In a German TV program, Röhrl dared to say what he thinks about the electric cars. Formula E is silly, it's bad to create racing cars just for cities. Cars were made to make 800-kilometer trips and electric cars will never be good for that. They're bad for environmental reasons. To summarize:
And by the way, there’ll never be enough raw materials.

I’m shocked at what all those politicians are saying. They say that electric cars are a winner, but they haven’t got a clue what they’re talking about.

But now everyone is running in that direction, ignoring the development of fuel cells, the development of ICEs, the development of synthetic fuels, which would be the future, if you ask me.

But like I said, those blind politicians are telling us: ‘This is the way forward’ and everyone is going that way — it’s a disaster.
Right. The electric cars are basically promoted by clueless politicians for ideological reasons as if they "had to be" the future. In reality, the progress in many other directions seems to be much more promising.

Guys from the old school like Röhrl who have achieved something and who like cars for their actual qualities are being increasingly overshadowed by salesmen of impressions and misguided, ideologically driven visions of technology.

Röhrl hasn't prevented Porsche from developing electric cars. In the video above, Porsche Mission E is standing next to a Tesla. You can see that Porsche is cooler. On top of that, you may change its color by pressing a button and it can also drive through your house, among other things. (LOL, you may download the augmented reality Porsche apps.)

If Mr Diess had some very exclusive relationship to electric cars, he must forget those biases because he has become the boss of Volkswagen that is producing actual cars for the mass market, not electric or other virtual cars. If he tries to switch most of the Volkswagen Group to electric cars, the company will follow in the footsteps of Tesla and it will perish. Just to be sure, Tesla has a year, at most two years of life ahead of it.

On one hand, people are more free than they were in the communist countries during the Cold War. At those times, you couldn't say certain things and when you did, everyone knew that you were directly clashing with the official people in power. These days, the political correctness is imposed "less officially" and the people in power seemingly don't have the absolute power – and they "may" stand against each other. But the restrictions are arguably more constraining than they used to be while the people in power are almost as aligned with each other as they were during the totalitarian era.

The totalitarian regime crippled the human freedoms. But people could still say whether they preferred petrol cars, diesel cars, electric cars, or horses; organic food or genetically modified food with lots of newest fertilizers; a big vacuum cleaner or a smaller one; an old-fashioned light bulb or a newer model; and they could express their views on lots of questions about the "everyday life". They could actually buy these things if they were available. These days, people are effectively controlled even when it comes to previously apolitical preferences in their everyday life.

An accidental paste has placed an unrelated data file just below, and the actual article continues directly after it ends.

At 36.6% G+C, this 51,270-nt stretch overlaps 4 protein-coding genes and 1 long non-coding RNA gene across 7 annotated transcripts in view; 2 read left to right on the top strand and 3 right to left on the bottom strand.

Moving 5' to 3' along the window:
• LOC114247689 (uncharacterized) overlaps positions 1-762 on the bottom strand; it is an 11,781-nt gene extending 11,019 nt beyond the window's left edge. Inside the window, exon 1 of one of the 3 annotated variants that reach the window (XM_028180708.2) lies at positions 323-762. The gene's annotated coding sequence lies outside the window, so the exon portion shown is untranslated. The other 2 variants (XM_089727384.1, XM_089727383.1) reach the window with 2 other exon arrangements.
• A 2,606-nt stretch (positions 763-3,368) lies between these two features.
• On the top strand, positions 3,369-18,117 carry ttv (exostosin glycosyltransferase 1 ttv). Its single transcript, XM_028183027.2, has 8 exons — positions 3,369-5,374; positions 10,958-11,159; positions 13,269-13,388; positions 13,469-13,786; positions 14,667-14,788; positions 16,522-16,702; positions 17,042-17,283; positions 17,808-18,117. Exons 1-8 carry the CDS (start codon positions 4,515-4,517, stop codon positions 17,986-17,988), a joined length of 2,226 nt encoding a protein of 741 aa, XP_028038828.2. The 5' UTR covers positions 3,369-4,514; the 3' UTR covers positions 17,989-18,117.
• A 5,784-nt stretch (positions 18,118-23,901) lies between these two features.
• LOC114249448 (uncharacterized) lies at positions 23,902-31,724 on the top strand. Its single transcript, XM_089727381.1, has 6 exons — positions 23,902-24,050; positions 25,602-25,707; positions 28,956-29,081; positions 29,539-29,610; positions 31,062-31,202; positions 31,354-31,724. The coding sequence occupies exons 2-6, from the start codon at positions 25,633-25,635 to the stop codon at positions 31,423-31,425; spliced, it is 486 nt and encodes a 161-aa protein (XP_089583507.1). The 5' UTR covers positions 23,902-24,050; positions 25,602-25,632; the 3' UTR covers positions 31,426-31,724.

It's wrong to summarize the multiverse as "left-wing"
24 April 2018 | 6:45 am

And Keating's proposed Nobel prize reforms are left-wing lunacy

Nick has asked whether Brian Keating, the designer of BICEP1 and the author of "Losing the Nobel Prize" (which will be released today), was conservative. At least according to some methodologies, the answer is Yes.

His 50-minute interview in Whiskey Politics, a right-wing podcast, has shown that he had the courage to hang the picture of George W. Bush in his University of California office – where most of his colleagues would prefer to hang Bush himself. Well, he didn't support Trump throughout most of his campaign, however.

He deplored the Che Café at UCSD where lots of taxpayer money is being spent to renovate the business and celebrate the mass killer by drinking coffee (which is a carcinogenic substance according to the Californian law but I guess that Che's café may get an exemption). And Keating has also followed me on Twitter so he can't be too left-wing. ;-)

The interview is sort of amusing – about the group think in the Academia, about Keating's idiosyncratic claims that the Nobel prize will be boycotted and killed (he hates the nomination process, I don't quite get how he wants to pick the candidates instead), against tenure (which he says to greatly contribute to the amount of rubbish published by the soft, social scientists). He also gives an introduction to the Cosmic Microwave Background and its polarization and his feelings about his ex-boss and father-like figure Andrew Lang's suicide.

One of the comments he made was that just like the climatological community is pushed in a direction by the left-wing bias (Will Happer talked at the podcast in January), the left-wing group think also penetrates to cosmology – and it manifests itself as the support for the multiverse.

Well, it's not the first time I heard about this identification. I can see some justifications of this identification. But I think that the identification is oversimplified and exaggerated.

Eight years ago, I was invited to the French Riviera for a week. The scholars did things that were considered heretical according to the Academia's group think. So most of the folks were top defenders of the Intelligent Design. Richard Lindzen was there as a leading climate skeptic. And I was there because I was known to be politically incorrect. But it was assumed that I had to have such "right-wing" opinions about cosmology – which means to be against the Universe.